Turn Your PC Into a Motion Sensing Security Device with .NET
Thanks to new types of hardware that can easily be programmed using .NET, you can create a
motion sensing application that can be deployed for security—or just for fun.
by Wei-Meng Lee
on how to integrate your .NET applications with external devices, I showed how to
display system information using an LCD display. In this article, I will dive into the world of sensors. Sensors
are interesting devices because they are the "eyes and ears" of your computer and can provide detailed
information about the surroundings, such as temperature, lighting detection, proximity measurement, and so
For this article, I will be using two types of sensors: a passive infrared (PIR) sensor and an ultrasonic sensor.
PIR Sensor from Parallax
) is a low-cost sensor ($7.95) that is able to detect motion by
using the principle of infrared radiation. It can detect motion up to a range of 20 feet. Its connection is a simple
three-pin connector—GND, 5VDC, and a signal line. When motion is detected, the signal line will register a 1,
and will fall to 0 when the motion stops. It is ideal for detecting movements.
The second sensor, the
PING))) Ultrasonic Sensor
), is much more interesting and it is able to
provide precise measurement of distance ranging from 2 cm to 3 meters. It works by emitting a short
ultrasonic burst and then measures the time it takes the burst to bounce back when it hits an object. By timing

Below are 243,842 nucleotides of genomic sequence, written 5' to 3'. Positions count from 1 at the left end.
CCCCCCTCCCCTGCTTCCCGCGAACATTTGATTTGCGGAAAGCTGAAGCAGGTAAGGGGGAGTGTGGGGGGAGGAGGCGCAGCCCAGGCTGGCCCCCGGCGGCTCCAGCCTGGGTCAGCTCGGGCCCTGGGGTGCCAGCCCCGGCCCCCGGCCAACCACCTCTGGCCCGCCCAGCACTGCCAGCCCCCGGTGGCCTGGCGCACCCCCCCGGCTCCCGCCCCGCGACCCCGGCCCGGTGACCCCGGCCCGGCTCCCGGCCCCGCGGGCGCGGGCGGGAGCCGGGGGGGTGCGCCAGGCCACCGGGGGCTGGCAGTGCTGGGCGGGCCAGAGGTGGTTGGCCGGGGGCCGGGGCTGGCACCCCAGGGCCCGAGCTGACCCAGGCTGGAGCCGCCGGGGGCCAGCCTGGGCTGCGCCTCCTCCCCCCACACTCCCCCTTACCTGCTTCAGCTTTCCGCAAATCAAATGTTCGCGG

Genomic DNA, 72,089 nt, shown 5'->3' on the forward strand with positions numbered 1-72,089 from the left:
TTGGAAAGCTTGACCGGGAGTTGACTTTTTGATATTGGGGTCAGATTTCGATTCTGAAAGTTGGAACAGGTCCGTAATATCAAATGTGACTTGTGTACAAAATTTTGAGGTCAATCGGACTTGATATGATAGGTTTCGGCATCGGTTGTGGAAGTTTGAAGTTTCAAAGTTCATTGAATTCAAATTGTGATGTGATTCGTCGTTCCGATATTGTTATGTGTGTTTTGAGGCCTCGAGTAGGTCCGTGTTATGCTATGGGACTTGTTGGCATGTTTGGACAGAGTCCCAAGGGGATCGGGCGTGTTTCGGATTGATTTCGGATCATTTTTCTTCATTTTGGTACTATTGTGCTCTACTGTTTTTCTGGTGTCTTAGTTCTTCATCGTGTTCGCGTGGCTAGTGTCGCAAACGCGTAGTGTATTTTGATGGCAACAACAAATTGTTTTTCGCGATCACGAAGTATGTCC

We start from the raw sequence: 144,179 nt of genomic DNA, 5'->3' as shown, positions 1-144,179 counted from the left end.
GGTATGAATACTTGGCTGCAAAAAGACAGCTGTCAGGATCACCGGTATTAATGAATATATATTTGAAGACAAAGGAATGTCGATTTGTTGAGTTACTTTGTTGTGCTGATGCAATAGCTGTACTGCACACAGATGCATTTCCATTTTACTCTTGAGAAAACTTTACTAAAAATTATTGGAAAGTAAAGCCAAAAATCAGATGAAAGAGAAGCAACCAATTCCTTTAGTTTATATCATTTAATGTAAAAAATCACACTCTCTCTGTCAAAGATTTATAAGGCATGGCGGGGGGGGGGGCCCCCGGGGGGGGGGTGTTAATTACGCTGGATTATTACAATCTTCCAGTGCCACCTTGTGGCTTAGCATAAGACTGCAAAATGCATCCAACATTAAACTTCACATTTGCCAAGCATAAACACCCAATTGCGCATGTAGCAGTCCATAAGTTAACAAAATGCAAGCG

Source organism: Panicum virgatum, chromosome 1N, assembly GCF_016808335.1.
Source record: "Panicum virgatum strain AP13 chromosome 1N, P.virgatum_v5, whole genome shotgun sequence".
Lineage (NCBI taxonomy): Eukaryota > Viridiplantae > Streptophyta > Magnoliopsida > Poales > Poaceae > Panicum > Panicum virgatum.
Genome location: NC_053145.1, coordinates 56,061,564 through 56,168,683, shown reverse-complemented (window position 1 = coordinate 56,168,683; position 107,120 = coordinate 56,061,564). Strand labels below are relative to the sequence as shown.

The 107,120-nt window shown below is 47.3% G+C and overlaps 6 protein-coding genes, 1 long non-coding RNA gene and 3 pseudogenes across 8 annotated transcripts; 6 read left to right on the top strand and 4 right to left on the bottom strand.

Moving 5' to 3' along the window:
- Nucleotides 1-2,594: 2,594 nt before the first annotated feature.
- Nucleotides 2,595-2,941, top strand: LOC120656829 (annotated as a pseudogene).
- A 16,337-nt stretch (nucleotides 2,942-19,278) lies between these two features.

this process, it is able to calculate the exact distance between the sensor and the object. The PING))) sensor
costs $24.95. Like the PIR sensor, the PING))) sensor has a three-pin connector—'GND, 5VDC, and a signal
line. The signal line will return the distance measured in pulses (more about pulses later in the article).
Connecting to the PC
Unlike the LCD module that I discussed in my last article, the two sensors in this article cannot be directly
connected to the RS-232 serial port of the PC. PC serial ports works on RS-232 voltages and serial
communication, while the PIR and PING))) sensors run at 5V (TTL) and uses Pulse-Trigger and Pulse-Width
to trigger. Hence, you need a microcontroller to connect to these two sensors; the microcontroller can return
the results back to the PC via a serial connection.
For this purpose, I used the
BASIC Stamp 2 (BS2) Module
, also from Parallax. The BS2 is a microcontroller
that runs at 20MHz and can execute approximately 4000 instructions per second. The BS2 costs $49.
You also need a board to house the BS2 module. I used Parallax's USB
Board of Education (BoE)
. The Parallax PIR sensor is shown.